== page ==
This article originally ran on Forbes.com on November 25, 2019. All rights reserved.
Two Northeast Governors face reckonings over decisions made by their administrations on natural gas pipelines. These decisions could not have been more different, but the fallout from pipeline politics now threatens both of them.
In Pennsylvania, word recently leaked out that the FBI is investigating the permitting by Governor Tom Wolf’s administration of the Mariner East 2 pipeline. This is the troubled project that will expand greatly the amount of natural gas which can be sent from the Marcellus Shale gas fields of Western Pennsylvania to the refineries in Marcus Hook on the Delaware River in the East. As mentioned here previously, this is not the first investigation of Mariner East 2. Indeed, even before word spread of an FBI investigation, the pipeline already was being reviewed by the District Attorneys of both Delaware and Chester County and by Pennsylvania State Attorney General Josh Shapiro. Meanwhile, Mariner East 2 suffered another setback last week when yet another sinkhole formed along its route. The pipeline, which is partially functioning, is not expected to be fully operational until 2020, years behind schedule.
There is great irony in the possibility that the Wolf Administration may have to defend its record in permitting natural gas pipelines, for the Governor never has been seen as a friend to the industry. Indeed, it was his stance demanding higher taxes on the gas industry that first caused him to rise to prominence in 2014 when he initially ran for Governor. Previously, he had been a little known Secretary of the Pennsylvania Department of Revenue and a successful private businessman.
While Governor Wolf never has been considered a friend of the gas industry, he has taken a realistic view of its importance and potential in Pennsylvania. In just a decade, Pennsylvania has risen from being a non-factor in energy production to an international force in its own right, and Wolf’s tenure has been marked more by pragmatism than idealism.
The same cannot be said about New York Governor Andrew Cuomo. Despite coming into office in 2011 speaking positively about hydraulic fracturing and the shale industry, he has stopped the industry dead in its tracks in his state. Indeed, Governor Cuomo has gone further than just issuing a moratorium against fracking. He pioneered using the Section 401 Certification process under the Federal Clean Water Act to prevent natural gas pipelines even being built in New York State.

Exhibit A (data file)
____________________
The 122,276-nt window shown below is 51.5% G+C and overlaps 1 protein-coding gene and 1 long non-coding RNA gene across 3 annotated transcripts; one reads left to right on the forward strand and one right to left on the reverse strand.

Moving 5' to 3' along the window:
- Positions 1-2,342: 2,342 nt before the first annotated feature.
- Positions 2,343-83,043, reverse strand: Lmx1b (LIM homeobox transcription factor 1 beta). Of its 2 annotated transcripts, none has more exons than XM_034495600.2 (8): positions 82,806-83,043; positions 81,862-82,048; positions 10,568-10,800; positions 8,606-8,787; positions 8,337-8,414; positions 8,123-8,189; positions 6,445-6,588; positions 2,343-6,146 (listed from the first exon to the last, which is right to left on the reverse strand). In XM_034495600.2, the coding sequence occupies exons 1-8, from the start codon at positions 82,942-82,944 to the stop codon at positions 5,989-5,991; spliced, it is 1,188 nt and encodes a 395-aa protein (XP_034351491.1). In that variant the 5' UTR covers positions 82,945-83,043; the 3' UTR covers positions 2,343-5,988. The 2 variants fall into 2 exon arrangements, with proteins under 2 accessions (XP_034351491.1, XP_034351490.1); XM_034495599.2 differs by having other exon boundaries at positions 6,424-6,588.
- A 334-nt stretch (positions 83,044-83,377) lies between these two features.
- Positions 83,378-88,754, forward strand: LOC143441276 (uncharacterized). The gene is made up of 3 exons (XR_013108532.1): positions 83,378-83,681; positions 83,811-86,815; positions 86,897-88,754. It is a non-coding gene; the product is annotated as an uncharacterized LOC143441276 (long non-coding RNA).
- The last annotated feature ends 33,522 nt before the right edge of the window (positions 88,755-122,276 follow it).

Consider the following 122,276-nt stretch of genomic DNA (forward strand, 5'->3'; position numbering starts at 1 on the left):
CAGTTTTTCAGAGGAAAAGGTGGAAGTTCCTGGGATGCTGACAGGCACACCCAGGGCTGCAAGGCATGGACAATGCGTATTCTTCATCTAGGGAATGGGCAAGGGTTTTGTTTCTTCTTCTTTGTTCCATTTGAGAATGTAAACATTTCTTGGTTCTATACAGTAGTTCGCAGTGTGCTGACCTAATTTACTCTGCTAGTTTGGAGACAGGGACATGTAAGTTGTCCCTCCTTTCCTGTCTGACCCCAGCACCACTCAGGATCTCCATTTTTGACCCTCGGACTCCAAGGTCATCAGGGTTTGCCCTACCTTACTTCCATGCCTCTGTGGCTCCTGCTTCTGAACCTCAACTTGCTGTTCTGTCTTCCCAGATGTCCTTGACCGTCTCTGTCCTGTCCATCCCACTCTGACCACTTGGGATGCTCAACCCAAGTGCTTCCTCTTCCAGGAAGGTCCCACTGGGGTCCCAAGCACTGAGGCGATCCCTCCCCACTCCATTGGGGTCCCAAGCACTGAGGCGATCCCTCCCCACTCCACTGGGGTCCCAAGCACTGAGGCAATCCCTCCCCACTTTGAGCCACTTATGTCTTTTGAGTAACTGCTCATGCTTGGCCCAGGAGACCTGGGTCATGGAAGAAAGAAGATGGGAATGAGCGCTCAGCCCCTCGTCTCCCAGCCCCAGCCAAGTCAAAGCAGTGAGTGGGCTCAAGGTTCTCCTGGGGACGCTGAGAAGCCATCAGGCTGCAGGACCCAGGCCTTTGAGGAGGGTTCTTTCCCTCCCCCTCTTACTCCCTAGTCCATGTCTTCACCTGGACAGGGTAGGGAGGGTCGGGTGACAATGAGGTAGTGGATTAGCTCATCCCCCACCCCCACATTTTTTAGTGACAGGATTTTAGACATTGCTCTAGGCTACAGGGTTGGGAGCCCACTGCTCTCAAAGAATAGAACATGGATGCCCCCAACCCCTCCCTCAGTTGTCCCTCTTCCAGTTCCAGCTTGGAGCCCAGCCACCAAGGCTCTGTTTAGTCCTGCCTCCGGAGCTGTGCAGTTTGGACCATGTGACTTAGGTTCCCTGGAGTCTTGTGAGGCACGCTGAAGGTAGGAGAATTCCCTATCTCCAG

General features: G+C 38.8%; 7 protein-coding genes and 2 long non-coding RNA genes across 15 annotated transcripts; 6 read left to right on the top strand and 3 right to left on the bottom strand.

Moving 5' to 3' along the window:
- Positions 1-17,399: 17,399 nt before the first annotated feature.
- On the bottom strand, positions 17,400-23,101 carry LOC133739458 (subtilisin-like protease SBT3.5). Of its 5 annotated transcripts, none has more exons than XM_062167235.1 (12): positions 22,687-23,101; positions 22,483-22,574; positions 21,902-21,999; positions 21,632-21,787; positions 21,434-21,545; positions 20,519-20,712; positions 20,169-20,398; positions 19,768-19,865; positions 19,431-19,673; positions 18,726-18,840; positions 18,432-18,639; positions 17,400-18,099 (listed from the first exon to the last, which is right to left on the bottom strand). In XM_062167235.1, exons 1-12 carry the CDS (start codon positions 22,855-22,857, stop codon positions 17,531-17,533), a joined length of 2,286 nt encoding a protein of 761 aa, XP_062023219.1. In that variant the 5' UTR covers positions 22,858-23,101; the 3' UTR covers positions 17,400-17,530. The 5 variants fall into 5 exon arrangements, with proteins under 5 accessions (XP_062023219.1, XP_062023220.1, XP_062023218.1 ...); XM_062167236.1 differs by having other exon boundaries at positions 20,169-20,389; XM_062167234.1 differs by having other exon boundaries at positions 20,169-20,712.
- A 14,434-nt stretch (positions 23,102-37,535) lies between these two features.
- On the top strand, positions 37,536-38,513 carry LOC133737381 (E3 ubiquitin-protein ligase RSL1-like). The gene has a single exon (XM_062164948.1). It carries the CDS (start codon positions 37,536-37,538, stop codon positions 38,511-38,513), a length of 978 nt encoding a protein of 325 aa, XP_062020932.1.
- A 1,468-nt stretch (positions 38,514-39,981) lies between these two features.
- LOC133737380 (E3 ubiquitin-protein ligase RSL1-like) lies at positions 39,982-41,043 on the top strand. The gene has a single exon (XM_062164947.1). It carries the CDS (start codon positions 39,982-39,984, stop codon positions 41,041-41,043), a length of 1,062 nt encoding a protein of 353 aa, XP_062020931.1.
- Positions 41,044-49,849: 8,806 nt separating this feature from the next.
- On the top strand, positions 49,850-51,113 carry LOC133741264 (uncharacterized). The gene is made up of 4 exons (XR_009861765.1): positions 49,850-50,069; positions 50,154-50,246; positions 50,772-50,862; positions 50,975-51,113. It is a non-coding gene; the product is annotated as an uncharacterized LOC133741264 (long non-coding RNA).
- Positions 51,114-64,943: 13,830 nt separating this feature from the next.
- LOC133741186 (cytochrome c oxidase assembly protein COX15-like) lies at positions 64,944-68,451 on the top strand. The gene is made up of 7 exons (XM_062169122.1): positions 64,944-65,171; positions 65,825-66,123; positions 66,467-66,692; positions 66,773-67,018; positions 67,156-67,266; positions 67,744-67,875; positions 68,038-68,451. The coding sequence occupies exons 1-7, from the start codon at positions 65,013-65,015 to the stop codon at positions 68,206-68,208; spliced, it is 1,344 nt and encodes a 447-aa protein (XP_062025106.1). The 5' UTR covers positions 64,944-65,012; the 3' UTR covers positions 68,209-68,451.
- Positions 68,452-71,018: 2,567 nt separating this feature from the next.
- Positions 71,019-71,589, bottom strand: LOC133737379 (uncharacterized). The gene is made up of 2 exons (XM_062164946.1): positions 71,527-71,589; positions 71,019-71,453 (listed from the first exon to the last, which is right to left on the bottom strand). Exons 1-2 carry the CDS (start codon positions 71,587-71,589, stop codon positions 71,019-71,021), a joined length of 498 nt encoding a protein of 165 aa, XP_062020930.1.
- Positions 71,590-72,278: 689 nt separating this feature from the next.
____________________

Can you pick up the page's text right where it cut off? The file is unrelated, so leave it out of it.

In response to Governor Cuomo’s actions, some of New York’s public utilities have placed moratoria on new natural gas hookups. This has caused havoc with New York businesses and construction projects. Cuomo retaliated against one utility, National Grid, by going to court to force the company to end its moratorium. The Governor has even gone further, threatening to end National Grid’s license to operate in New York State if the company does not present a plan by November 26 to start connecting new customers. National Grid, which services 1.8 million homes and businesses in Brooklyn, Queens and Long Island, says it has no more pipeline capacity to do so. The reason for that is claimed to be Governor Cuomo’s own actions in blocking pipelines from coming into the state.
Should National Grid not provide such a plan by November 26, it will be Mr. Cuomo’s move. Will he really seek to revoke National Grid’s license and bring in another utility? That would be fascinating to watch, and also extremely disconcerting for all involved. Likely, it would take at least a year to implement, and who knows what guarantees and assurances any new utility would insist upon before entering the volatile New York market?
Cuomo has other options, such as just opening a case before the New York State Public Service Commission. However, having aligned himself so vigorously and vociferously with the environmental movement in his state, doing anything so limited runs its own political risk. Indeed, the Governor has maneuvered himself into an unfortunate position. He must do something substantial to National Grid to please his political base, but doing so as winter approaches would be a risky maneuver.
The Governor would be betting that his roiling of the state energy market will not come back to haunt him in the upcoming winter, such as forcing him yet again to turn to Russian natural gas imports. Such an unfortunate scenario could have unknown long term consequences both to his state and his own political fortunes. Would businesses be willing to expand and relocate to New York with such an uncertain energy supply?
For both Governors Wolf and Cuomo, the next few months will be fraught with peril. Governor Wolf at least knows that he can concentrate on the matter at hand. He need not worry that a bad winter or events beyond his control will force him to make uncomfortable decisions just to provide heat to his citizens. Governor Cuomo has no such luxury. For him, the immediate future may be quite unsettling.